Principles and Theory for Data Mining and Machine Learning
The idea for this book came from the time the authors spent at the Statistics and Applied Mathematical Sciences Institute (SAMSI) in Research Triangle Park in North Carolina starting in fall 2003. The rst author was there for a total of two years, the rst year as a Duke/SAMSI Research Fellow. The second author was there for a year as a Post-Doctoral Scholar. The third author has the great fortune to be in RTP p- manently. SAMSI was – and remains – an incredibly rich intellectual environment with a general atmosphere of free-wheeling inquiry that cuts across established elds. SAMSI encourages creativity: It is the kind of place where researchers can be found at work in the small hours of the morning – computing, interpreting computations, and developing methodology. Visiting SAMSI is a unique and wonderful experience. The people most responsible for making SAMSI the great success it is include Jim Berger, Alan Karr, and Steve Marron. We would also like to express our gratitude to Dalene Stangl and all the others from Duke, UNC-Chapel Hill, and NC State, as well as to the visitors (short and long term) who were involved in the SAMSI programs. It was a magical time we remember with ongoing appreciation.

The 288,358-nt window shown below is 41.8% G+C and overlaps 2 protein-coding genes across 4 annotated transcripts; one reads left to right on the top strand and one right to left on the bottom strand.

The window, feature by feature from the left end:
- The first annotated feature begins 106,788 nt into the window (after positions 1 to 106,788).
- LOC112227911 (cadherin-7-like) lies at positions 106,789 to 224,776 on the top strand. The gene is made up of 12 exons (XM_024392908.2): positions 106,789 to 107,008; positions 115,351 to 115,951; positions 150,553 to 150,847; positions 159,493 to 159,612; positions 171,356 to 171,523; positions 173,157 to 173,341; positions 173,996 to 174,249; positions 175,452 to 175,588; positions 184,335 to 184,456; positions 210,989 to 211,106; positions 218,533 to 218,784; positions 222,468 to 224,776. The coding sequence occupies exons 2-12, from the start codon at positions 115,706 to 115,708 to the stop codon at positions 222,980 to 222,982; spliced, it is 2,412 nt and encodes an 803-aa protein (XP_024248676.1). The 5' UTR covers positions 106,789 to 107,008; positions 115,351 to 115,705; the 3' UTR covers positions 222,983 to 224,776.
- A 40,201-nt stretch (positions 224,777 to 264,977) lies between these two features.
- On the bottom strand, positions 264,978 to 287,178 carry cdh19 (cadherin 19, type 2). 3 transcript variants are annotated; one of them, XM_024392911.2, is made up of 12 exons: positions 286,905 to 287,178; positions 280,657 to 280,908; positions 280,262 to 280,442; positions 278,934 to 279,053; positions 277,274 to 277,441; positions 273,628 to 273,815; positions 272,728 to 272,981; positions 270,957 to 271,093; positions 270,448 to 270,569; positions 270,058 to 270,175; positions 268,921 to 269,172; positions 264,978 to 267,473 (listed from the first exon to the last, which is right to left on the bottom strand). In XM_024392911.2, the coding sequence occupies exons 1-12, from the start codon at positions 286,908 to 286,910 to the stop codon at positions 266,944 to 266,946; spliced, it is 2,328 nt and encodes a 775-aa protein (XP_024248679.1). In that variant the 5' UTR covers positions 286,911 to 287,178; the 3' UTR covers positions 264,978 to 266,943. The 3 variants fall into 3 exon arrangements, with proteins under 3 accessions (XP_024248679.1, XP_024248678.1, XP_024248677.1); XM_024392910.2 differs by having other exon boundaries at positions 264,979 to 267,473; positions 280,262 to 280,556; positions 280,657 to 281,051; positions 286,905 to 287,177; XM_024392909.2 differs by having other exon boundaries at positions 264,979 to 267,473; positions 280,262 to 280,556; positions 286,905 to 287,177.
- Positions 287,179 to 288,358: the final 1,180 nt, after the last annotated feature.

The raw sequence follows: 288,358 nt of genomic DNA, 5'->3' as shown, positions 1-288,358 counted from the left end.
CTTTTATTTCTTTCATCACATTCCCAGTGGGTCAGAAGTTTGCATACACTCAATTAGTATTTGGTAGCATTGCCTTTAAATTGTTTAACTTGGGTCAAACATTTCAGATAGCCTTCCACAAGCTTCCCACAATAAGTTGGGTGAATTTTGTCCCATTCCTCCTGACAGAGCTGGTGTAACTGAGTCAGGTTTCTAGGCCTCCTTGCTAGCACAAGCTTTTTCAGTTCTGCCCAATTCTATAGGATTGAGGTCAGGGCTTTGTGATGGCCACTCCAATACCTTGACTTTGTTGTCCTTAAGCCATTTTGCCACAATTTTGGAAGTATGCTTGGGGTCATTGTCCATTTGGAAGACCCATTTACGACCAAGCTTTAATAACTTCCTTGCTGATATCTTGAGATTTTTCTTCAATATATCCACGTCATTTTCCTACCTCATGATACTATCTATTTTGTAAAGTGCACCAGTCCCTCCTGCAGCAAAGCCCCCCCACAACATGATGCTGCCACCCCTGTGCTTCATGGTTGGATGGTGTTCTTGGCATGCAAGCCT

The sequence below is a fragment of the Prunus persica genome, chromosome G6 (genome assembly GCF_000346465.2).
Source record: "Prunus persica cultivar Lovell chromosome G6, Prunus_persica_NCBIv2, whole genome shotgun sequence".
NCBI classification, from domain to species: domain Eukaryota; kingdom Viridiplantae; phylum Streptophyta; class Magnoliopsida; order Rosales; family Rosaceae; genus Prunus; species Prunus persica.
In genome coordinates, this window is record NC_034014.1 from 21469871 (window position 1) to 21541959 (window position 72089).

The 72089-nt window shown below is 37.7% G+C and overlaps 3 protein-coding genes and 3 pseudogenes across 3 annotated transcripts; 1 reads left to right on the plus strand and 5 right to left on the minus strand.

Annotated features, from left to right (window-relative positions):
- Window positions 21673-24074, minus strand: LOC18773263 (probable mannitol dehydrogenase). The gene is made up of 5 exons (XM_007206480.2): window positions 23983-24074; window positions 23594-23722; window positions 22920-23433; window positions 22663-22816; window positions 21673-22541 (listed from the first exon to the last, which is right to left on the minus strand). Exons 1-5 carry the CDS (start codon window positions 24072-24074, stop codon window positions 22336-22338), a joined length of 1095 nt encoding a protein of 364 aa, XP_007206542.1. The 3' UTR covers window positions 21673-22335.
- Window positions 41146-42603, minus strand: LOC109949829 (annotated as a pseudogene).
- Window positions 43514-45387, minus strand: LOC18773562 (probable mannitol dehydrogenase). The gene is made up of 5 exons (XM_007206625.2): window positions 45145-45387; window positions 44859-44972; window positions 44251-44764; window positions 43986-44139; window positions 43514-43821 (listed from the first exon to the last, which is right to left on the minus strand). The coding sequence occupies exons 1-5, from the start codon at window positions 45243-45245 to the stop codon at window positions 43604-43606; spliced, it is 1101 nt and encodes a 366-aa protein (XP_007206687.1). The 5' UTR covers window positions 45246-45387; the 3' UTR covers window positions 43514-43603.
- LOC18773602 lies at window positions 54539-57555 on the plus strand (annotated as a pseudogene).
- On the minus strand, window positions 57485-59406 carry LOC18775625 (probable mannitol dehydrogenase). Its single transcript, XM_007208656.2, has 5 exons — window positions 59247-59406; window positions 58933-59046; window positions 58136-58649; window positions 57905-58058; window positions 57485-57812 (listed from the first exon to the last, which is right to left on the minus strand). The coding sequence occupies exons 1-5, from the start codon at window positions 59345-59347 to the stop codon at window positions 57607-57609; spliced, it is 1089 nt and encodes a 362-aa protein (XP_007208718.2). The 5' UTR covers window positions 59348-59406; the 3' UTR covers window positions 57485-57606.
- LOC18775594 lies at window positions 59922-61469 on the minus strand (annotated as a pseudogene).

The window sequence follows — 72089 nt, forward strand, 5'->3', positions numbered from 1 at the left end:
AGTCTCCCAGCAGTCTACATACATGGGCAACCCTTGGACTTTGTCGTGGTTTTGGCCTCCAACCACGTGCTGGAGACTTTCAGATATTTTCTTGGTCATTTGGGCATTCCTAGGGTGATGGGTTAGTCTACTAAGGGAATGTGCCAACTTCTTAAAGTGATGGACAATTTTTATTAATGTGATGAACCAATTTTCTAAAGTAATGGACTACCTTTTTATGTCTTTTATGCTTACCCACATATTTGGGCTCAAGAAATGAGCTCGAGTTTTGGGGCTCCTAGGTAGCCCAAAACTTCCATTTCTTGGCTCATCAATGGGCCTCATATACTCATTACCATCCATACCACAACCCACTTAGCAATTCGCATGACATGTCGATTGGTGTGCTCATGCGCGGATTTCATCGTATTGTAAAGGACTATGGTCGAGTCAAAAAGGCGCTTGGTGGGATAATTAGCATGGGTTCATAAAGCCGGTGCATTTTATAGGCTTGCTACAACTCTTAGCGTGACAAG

This is a more theoretical book on the same subject as the book on statistical learning by Hastie/Tibshirani/Friedman.